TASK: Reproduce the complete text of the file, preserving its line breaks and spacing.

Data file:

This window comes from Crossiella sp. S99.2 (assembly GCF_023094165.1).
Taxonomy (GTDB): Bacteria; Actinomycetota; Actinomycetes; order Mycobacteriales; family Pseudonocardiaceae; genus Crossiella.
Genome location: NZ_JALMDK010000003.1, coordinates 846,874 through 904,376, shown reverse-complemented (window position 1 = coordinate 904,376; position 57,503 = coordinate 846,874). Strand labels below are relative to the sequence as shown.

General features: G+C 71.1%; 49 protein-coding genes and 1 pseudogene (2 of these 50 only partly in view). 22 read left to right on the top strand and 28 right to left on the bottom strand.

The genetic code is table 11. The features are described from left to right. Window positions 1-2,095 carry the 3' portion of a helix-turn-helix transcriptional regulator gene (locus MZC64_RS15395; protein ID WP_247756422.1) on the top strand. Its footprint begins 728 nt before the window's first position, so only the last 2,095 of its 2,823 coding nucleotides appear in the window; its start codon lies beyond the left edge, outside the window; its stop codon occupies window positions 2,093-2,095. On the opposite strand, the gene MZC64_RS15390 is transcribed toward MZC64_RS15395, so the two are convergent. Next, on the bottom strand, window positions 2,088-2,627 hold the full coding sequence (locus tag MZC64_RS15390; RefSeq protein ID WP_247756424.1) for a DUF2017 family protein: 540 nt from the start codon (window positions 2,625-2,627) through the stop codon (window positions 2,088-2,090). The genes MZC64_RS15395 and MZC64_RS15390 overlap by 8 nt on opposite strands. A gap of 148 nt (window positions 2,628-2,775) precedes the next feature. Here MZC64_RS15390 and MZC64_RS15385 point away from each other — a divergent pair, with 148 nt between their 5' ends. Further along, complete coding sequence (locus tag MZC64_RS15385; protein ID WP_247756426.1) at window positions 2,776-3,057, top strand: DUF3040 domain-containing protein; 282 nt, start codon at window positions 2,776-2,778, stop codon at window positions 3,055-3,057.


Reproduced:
This window comes from Crossiella sp. S99.2 (assembly GCF_023094165.1).
Taxonomy (GTDB): Bacteria; Actinomycetota; Actinomycetes; order Mycobacteriales; family Pseudonocardiaceae; genus Crossiella.
Genome location: NZ_JALMDK010000003.1, coordinates 846,874 through 904,376, shown reverse-complemented (window position 1 = coordinate 904,376; position 57,503 = coordinate 846,874). Strand labels below are relative to the sequence as shown.

General features: G+C 71.1%; 49 protein-coding genes and 1 pseudogene (2 of these 50 only partly in view). 22 read left to right on the top strand and 28 right to left on the bottom strand.

The genetic code is table 11. The features are described from left to right. Window positions 1-2,095 carry the 3' portion of a helix-turn-helix transcriptional regulator gene (locus MZC64_RS15395; protein ID WP_247756422.1) on the top strand. Its footprint begins 728 nt before the window's first position, so only the last 2,095 of its 2,823 coding nucleotides appear in the window; its start codon lies beyond the left edge, outside the window; its stop codon occupies window positions 2,093-2,095. On the opposite strand, the gene MZC64_RS15390 is transcribed toward MZC64_RS15395, so the two are convergent. Next, on the bottom strand, window positions 2,088-2,627 hold the full coding sequence (locus tag MZC64_RS15390; RefSeq protein ID WP_247756424.1) for a DUF2017 family protein: 540 nt from the start codon (window positions 2,625-2,627) through the stop codon (window positions 2,088-2,090). The genes MZC64_RS15395 and MZC64_RS15390 overlap by 8 nt on opposite strands. A gap of 148 nt (window positions 2,628-2,775) precedes the next feature. Here MZC64_RS15390 and MZC64_RS15385 point away from each other — a divergent pair, with 148 nt between their 5' ends. Further along, complete coding sequence (locus tag MZC64_RS15385; protein ID WP_247756426.1) at window positions 2,776-3,057, top strand: DUF3040 domain-containing protein; 282 nt, start codon at window positions 2,776-2,778, stop codon at window positions 3,055-3,057.